After a rocky start at the beginning of the day, oil prices moved higher yesterday following an announcement that the US would begin distributing its stock of AstraZeneca vaccines to other countries. The US currently has 60 million AstraZeneca vaccines in stock, but federal authorities have not yet approved its use in the US. With large stockpiles of approved vaccines – Moderna, Pfizer, and Johnson & Johnson – the US has less need for its excess inventories. The deployment of additional vaccines in developing countries will help curb virus outbreaks and limit the potential for new variants to emerge.
OPEC+ pushed its ministerial group meeting up by one day, meeting today to review oil demand forecasts. On Monday, OPEC’s Joint Technical Committee reaffirmed its existing demand forecast, while noting the demand risk presented by COVID outbreaks in developing countries. OPEC+ is expected to maintain its current production increases, though there’s potential for a surprise cut (or increase) during these meetings. Markets are watching closely and listening for any rumor of a change in approach. Currently, OPEC+ has agreed to increase May production targets by 350 kbpd. In addition, Saudi Arabia is expected to roll back roughly half of its 1 MMbpd voluntary cuts.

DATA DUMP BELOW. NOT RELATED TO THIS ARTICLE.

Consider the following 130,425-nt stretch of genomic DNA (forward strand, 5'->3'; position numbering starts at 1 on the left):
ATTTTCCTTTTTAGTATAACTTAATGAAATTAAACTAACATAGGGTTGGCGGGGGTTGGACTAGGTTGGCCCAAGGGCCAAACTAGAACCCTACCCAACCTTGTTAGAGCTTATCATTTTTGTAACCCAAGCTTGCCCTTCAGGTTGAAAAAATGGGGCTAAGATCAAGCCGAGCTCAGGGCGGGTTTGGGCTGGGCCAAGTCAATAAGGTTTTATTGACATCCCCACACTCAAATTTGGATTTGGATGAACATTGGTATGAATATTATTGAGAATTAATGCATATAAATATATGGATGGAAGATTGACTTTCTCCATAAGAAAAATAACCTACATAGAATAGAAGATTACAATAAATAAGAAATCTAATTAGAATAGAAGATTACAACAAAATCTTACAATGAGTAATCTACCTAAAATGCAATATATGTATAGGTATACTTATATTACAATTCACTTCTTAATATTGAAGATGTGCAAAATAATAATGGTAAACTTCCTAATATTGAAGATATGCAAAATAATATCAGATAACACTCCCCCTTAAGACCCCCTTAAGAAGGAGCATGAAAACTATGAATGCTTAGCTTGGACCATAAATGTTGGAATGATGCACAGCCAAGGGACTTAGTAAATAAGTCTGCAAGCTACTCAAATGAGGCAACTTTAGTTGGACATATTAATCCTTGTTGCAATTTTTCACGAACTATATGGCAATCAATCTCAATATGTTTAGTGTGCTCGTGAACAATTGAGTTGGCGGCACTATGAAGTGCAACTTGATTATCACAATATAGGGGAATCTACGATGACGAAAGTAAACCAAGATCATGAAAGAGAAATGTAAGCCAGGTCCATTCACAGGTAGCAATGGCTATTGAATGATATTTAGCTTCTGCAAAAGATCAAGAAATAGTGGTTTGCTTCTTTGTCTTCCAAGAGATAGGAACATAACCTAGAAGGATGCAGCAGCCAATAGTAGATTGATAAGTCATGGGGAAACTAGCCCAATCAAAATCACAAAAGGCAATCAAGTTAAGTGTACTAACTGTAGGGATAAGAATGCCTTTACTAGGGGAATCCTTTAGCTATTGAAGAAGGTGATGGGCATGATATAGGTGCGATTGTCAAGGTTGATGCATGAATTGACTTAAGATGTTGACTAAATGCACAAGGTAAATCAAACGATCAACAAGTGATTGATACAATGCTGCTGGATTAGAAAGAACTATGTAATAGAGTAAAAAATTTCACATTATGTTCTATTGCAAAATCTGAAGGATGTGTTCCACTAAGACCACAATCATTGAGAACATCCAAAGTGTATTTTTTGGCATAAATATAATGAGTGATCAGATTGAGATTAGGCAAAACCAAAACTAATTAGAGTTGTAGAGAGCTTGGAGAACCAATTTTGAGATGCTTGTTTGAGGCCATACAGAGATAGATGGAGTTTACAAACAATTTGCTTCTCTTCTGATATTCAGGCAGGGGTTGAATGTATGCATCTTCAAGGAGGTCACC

Oil companies are taking advantage of the current price environment to lock in their production in future years. A survey of 30 oil companies showed that 27 out of a surveyed 30 companies utilize hedging to mitigate risk and lock in revenues. Some have locked in rates as far out as 2023 and 2024, though most stick to near-term locks. Among the few companies that disclosed their hedging levels, the average percentage of production hedged was 80%. Given the volatility of the past year, it’s no surprise that energy companies want to take risk off the table and guarantee prices regardless of market conditions.